An uncomfortable Truth: Violence provokes change and change is often violent. That violence is never unidirectional. When peaceful protests turn violent, the initial focus is on the protestors, but eventually it shifts to the police and their disproportionate use of force to gain control and “dominate.” We have already seen police from California to Washington D.C. fire flash bangs, tear gas canisters, and rubber bullets into peaceful crowds. In New York, in a scene eerily reminiscent of Charlottesville, police plowed two SUVs into protestors, though no fatalities were reported. Police, patrolling the streets like juggernauts, roughing up anyone and everyone in their path with impunity.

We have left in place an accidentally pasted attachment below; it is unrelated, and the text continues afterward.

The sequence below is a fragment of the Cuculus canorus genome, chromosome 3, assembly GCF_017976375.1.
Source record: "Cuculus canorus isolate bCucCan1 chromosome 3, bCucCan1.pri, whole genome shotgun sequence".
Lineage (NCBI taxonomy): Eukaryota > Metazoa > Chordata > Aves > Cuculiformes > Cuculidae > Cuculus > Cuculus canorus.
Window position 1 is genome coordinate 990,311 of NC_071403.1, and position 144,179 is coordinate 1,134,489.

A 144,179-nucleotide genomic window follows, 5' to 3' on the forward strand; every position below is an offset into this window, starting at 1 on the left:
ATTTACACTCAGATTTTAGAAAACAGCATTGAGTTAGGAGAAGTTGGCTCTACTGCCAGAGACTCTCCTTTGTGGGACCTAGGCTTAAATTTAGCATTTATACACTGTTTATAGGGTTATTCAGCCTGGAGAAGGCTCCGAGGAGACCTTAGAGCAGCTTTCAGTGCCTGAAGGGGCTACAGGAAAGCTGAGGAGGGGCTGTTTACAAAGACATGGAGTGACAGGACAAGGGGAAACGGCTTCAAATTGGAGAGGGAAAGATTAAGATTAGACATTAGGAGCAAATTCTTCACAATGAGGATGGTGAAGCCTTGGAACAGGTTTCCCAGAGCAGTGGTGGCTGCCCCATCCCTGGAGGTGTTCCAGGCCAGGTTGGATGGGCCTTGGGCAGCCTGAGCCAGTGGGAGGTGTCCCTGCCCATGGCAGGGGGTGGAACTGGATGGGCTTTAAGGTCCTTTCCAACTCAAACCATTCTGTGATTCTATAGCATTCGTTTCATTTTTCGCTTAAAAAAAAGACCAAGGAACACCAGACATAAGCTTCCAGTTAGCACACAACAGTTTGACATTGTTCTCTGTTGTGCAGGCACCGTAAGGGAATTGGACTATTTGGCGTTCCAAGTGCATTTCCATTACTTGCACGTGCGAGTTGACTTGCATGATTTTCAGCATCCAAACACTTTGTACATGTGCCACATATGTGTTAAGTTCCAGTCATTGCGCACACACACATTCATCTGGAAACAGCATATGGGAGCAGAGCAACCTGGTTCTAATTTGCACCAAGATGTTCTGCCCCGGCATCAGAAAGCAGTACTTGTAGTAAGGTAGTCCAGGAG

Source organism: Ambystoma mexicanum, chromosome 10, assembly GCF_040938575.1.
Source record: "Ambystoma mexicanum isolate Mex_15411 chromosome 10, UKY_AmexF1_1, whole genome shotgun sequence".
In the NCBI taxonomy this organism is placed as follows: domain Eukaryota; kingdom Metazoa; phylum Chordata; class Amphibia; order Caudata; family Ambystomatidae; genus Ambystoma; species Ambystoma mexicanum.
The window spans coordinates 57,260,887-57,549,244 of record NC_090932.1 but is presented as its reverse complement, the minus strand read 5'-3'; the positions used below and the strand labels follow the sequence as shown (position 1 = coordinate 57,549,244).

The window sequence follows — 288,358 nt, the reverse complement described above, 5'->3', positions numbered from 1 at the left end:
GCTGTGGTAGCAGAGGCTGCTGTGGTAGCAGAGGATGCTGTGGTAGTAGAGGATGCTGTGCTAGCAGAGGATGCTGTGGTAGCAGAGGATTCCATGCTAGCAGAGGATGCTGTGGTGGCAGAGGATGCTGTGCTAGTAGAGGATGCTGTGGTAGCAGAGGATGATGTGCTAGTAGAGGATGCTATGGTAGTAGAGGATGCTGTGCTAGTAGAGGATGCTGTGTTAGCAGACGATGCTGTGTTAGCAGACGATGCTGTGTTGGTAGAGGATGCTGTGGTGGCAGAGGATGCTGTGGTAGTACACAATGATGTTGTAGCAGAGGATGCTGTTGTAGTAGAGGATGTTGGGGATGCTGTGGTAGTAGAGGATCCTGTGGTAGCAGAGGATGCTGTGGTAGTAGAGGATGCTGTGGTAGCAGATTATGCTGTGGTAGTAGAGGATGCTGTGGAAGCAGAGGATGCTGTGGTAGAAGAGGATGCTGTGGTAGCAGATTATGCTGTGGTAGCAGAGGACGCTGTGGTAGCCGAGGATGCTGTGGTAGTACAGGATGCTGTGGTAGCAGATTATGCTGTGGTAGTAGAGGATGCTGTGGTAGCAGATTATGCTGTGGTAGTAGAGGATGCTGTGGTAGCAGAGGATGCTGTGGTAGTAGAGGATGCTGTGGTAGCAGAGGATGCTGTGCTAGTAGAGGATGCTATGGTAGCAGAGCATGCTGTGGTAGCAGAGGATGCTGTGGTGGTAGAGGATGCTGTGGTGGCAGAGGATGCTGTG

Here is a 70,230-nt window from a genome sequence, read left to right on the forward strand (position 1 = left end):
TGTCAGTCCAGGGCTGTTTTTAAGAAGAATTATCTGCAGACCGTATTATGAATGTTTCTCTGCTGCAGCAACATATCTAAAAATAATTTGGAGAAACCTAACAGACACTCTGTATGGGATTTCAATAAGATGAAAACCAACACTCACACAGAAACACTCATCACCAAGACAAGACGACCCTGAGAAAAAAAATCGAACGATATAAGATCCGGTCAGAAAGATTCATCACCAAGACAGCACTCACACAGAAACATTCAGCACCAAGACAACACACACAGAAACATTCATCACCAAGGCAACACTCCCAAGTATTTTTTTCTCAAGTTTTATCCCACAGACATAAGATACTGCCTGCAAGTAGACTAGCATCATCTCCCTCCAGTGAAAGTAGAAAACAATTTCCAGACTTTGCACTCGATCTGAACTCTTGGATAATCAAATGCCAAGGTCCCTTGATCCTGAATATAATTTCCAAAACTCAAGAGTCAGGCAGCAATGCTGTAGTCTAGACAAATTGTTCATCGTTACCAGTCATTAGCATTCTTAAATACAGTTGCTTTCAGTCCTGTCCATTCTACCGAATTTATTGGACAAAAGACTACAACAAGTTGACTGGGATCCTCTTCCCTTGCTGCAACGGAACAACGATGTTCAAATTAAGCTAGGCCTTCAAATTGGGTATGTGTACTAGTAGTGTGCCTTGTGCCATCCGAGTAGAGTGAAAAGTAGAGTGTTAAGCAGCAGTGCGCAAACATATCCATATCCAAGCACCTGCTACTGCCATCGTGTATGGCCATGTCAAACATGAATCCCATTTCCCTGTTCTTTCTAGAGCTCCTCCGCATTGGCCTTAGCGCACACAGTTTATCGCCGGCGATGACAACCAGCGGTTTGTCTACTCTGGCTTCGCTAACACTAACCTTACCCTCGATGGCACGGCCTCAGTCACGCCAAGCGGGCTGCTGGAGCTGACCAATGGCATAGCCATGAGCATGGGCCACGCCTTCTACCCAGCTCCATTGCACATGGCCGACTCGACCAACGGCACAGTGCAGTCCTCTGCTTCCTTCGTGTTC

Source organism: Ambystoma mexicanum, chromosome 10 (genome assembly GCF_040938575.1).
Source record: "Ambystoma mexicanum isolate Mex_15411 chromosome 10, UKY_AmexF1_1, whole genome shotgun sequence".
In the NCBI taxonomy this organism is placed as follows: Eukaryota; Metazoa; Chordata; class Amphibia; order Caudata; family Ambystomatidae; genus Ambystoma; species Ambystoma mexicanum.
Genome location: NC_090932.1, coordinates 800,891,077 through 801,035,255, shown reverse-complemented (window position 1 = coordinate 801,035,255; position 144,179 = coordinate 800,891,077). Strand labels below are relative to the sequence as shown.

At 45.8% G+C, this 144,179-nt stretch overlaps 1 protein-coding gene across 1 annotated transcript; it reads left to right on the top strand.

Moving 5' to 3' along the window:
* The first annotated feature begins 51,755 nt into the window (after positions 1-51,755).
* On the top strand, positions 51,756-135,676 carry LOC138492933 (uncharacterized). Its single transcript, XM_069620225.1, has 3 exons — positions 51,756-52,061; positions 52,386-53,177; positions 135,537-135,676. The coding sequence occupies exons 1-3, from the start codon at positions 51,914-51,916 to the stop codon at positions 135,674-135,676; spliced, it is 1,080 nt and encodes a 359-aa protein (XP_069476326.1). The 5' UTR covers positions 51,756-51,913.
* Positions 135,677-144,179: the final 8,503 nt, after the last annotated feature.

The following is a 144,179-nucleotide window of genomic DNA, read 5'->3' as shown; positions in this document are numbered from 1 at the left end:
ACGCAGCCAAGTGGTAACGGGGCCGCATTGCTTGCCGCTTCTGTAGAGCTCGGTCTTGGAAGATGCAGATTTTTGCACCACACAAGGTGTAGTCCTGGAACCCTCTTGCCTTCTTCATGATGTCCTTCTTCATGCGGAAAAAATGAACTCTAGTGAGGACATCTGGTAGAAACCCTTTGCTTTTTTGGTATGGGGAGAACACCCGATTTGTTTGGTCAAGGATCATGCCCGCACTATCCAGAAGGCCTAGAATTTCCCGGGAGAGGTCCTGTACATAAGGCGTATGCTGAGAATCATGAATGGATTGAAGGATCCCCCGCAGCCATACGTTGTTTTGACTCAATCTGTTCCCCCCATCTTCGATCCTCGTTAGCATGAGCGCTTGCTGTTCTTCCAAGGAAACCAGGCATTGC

Such egregious acts of police violence may be sadly necessary to change hearts and minds by viscerally demonstrating the extent of the problem facing us, as a half century ago, images of baton-wielding police siccing snarling dogs on civil right protesters (an image recently invoked by Trump) convinced many white Americans that change – or the appearance of it– was necessary. State violence sharpens to crystal clarity the reasons behind protests and potentially increases support for them, though at a human cost. Yet, while the use of violence is not unilateral, media inquiries about its use are: initially, the media interrogates protesters about the violence perpetrated in their name, holding them morally obligated to renounce it and presenting it as legitimate grounds for heighten police response; it seldom directs these inquires and expectations toward police. However, as protests mount, police violence escalates, and journalists themselves become its target, this, too, begins to change.